The miscommunication between doctors’ offices in the Lower Mainland with patients travelling to an appointment from the North Coast struck a nerve with one man who decided to write an open letter addressing the issue, as published in this issue.
Grant Derry has experienced this first hand and has said that many others in the area have had the same problem.
In his letter he states that the problem is the follow up visits. The cost to travel to Vancouver is expensive; flights, meals, hotels and the time reserved off work.
After going to the appointment, he is told to return home. A few days later he receives a phone call from the specialist’s office requesting that he return for a follow up appointment within the next couple of days.
It would be easy enough if he lived in Vancouver, but not if he had already flown back to Prince Rupert.
“They apparently seem to have no conception of where we are and what we have to do to get there,” Derry wrote in the letter.
He continues, “I have talked to several other people and it seems that I am not the only person whose life and finances have been adversely affected by this problem.”
He states that he is not asking for funding, he just wants better communication between doctors and patients.
“We have to go 500 miles every time and for them to say you have to be here for noon tomorrow? A little sense involved is what we’re looking for,” Derry said.
The letter was brought to Northern Health’s attention, however the issue described by Derry involves private practitioners — a physician to a specialist. This situation does not pertain to Northern Health, which does not oversee private practitioners and how their administration sorts out appointments.
Northern Health’s communications spokesperson, Jonathon Dyck said that complaints — in this case — should be directed to a hospital’s patient care quality office or to the College of Physicians and Surgeons of British Columbia.
As for travel costs, Northern Health Connections (NHConnections.ca) offer discounted round-trip bus fairs for people living in Prince Rupert who have to travel to other locations including, Prince George, Kamloops or Vancouver for health services.
It costs $80 to book a Northern Health Connection bus from Prince Rupert to Vancouver, with an overnight stay in Prince George.
The discount bus service for patients does not pay for hotel or other travel costs but it does provide “medical room rates” at select hotels.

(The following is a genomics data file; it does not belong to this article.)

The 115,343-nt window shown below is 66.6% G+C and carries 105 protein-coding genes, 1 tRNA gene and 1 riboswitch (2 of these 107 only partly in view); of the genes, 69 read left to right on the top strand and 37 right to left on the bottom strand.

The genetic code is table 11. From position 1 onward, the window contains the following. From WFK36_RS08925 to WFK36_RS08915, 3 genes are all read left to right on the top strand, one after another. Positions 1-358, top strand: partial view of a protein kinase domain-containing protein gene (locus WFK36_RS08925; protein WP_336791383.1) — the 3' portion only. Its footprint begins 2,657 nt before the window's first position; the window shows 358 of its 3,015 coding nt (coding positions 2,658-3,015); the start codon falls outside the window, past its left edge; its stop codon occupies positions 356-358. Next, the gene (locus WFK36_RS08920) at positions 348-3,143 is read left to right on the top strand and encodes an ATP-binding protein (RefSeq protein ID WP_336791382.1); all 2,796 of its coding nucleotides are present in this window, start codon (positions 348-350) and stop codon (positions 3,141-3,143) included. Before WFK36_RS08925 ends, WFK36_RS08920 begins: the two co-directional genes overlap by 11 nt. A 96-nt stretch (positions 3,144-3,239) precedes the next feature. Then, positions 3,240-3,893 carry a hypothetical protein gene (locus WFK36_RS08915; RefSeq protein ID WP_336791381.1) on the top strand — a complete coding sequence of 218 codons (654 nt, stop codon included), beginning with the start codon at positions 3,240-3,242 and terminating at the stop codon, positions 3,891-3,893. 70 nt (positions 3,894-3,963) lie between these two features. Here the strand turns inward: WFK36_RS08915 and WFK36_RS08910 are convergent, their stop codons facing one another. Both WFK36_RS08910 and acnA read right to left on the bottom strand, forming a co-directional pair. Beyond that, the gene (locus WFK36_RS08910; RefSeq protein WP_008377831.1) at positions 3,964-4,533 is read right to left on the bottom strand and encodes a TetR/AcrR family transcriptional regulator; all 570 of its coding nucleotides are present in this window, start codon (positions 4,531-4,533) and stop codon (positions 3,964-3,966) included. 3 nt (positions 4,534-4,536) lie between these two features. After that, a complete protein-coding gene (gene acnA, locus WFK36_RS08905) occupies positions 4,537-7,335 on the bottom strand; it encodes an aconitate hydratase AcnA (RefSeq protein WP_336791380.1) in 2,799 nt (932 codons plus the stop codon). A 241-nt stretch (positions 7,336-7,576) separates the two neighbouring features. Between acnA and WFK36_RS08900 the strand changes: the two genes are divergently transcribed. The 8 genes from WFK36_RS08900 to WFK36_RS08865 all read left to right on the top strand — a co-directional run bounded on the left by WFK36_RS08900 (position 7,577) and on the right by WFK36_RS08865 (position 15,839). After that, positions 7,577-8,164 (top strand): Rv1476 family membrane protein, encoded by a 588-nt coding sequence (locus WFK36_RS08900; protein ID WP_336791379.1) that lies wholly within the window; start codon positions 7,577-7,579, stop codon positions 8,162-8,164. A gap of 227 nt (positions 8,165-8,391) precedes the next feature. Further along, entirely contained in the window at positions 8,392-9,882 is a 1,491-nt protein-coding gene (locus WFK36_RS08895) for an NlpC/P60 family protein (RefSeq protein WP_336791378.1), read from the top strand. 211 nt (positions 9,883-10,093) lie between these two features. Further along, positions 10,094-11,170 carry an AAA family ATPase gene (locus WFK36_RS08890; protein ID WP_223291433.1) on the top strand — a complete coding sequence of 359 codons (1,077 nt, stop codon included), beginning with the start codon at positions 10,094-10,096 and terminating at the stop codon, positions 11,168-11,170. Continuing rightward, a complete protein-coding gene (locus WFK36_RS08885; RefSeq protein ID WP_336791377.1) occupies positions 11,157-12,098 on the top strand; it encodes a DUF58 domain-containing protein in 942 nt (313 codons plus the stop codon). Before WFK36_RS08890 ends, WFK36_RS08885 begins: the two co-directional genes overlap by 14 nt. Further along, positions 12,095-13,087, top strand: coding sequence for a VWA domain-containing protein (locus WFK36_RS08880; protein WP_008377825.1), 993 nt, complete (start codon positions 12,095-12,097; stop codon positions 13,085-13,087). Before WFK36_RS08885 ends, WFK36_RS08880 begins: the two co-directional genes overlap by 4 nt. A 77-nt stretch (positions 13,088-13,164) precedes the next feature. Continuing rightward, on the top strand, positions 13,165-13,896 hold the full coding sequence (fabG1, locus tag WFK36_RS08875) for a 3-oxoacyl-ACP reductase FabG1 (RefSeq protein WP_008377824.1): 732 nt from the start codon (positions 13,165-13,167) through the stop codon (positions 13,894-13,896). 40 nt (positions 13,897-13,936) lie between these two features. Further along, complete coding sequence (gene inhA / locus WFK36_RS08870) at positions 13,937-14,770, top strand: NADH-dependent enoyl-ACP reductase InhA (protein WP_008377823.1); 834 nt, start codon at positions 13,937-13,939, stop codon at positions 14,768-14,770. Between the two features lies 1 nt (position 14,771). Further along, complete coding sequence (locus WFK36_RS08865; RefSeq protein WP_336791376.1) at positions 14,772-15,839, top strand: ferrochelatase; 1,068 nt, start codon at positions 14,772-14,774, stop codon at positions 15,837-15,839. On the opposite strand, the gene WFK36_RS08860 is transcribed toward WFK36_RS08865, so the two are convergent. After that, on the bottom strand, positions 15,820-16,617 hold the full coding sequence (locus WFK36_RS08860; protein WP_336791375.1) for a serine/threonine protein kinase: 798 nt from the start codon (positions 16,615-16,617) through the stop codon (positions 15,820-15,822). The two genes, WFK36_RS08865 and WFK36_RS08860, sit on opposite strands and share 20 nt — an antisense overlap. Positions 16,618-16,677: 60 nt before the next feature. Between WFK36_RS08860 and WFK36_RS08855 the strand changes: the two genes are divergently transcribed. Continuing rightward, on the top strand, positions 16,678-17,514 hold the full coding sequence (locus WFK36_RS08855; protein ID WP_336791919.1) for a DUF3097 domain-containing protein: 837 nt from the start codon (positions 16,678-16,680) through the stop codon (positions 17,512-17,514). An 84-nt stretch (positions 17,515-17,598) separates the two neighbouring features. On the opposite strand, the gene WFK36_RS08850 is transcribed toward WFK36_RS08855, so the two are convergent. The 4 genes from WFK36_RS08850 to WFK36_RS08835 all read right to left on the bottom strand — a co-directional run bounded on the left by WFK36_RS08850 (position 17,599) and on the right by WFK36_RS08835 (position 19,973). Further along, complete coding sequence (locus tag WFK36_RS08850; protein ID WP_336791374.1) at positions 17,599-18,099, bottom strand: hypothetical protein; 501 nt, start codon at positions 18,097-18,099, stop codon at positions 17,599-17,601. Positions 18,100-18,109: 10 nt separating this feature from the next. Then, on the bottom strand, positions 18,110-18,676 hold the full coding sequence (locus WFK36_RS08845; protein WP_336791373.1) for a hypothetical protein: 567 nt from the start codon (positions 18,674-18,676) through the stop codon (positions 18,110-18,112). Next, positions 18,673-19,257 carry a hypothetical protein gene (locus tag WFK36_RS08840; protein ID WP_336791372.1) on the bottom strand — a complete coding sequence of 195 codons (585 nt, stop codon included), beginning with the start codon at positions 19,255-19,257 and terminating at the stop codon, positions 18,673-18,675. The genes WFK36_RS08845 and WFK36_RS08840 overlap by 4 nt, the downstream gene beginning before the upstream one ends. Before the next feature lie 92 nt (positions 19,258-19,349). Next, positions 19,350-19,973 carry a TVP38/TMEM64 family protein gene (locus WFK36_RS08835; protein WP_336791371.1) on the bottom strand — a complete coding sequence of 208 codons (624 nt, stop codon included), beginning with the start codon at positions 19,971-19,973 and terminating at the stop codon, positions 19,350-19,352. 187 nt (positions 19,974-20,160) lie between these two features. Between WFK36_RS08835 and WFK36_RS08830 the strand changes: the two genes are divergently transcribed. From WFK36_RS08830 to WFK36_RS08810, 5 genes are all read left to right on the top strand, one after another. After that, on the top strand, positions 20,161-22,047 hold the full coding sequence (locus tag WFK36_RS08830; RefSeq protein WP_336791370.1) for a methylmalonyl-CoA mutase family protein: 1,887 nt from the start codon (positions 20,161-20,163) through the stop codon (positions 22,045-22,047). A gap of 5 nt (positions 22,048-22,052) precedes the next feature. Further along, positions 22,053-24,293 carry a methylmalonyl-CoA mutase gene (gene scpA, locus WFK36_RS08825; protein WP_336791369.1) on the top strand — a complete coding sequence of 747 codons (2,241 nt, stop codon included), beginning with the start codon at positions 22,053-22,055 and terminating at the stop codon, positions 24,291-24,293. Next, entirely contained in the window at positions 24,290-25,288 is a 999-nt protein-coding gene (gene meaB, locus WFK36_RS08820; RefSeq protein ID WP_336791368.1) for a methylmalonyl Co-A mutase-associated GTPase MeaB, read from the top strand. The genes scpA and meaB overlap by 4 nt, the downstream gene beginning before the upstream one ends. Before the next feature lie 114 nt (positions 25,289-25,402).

Derry also sent the open letter to MLA Jennifer Rice.
She responded to him, as the opposition spokesperson for northern and rural health in the provincial government, requesting that he ask others to share their stories with her as well.
Rice stated that over the next four months she will be on a province-wide “information gathering tour in order to gain a better understanding of health care-related challenges faced by those living in northern and rural areas”.
Although Rice’s tour is focused on maternal health care she said in the letter that she also welcomes the opportunity to discuss other issues about access to and delivery of healthcare in rural B.C.
(See the open letter below)
Better medical communication needed
Receptionists (assistants) in Lower Mainland doctors’ offices seem to have little or no conception of where people outside of their immediate area come from and the trouble that they have getting to these doctors.
The problems encountered include flight expenses, hotel and meal expenses, miscellaneous ground transportation around Vancouver and from the airport, and the time involved getting to and from Vancouver, especially if time must be taken from work.
This is not a bid for funding, although it should be recognized that one of these trips using air travel along with hotels etc. can easily cost more than $1,000, that is if you can get on the aircraft.
At present we have have only one functioning airline in Prince Rupert. Considering the nature of these trips, taking the time to get to the terminal in Terrace is time consuming and adds stress for people who are unwell as it is. It can also be very hazardous to travel this highway in the winter.
The main problem with all of this seems to be the follow up visits. The initial trip and incurring difficulties are understandable because of where we live. We are informed by phone that we have an appointment then take the appropriate action. It is the follow up visits that cause most of the problem.
We got to the first appointment and then get dismissed and told that we can go home. This is all the information that we have. Often within a few days we will get a phone call requesting that we come back in for an appointment for tests or a follow up within the next couple of days. When the person on the phone is asked “do you know where we are?” the answer is usually “no” and they don’t really seem to care. They apparently seem to have no conception of where we are and what we have to do to get there. It does not seem uncommon for them to call and ask us to show up the next day.
It would seem that these people should be able to inform us of the possibilities of ongoing appointments or visits with other doctors or medical centers such as the cancer clinic, etc., and try to streamline the process to include them as well. This would give us the option to remain there for whatever time it may take. It would also give us the option to make ongoing travel arrangements for future visits.
It wouldn’t seem that this is the problem of the doctors but of the communication link between the doctors and the patients.
I have talked to several other people and it seems that I am not the only person whose life and finances have been adversely affected by this problem. Talking to the people involved has given no results so I thought I would try your office in the hope that you could assist with this problem.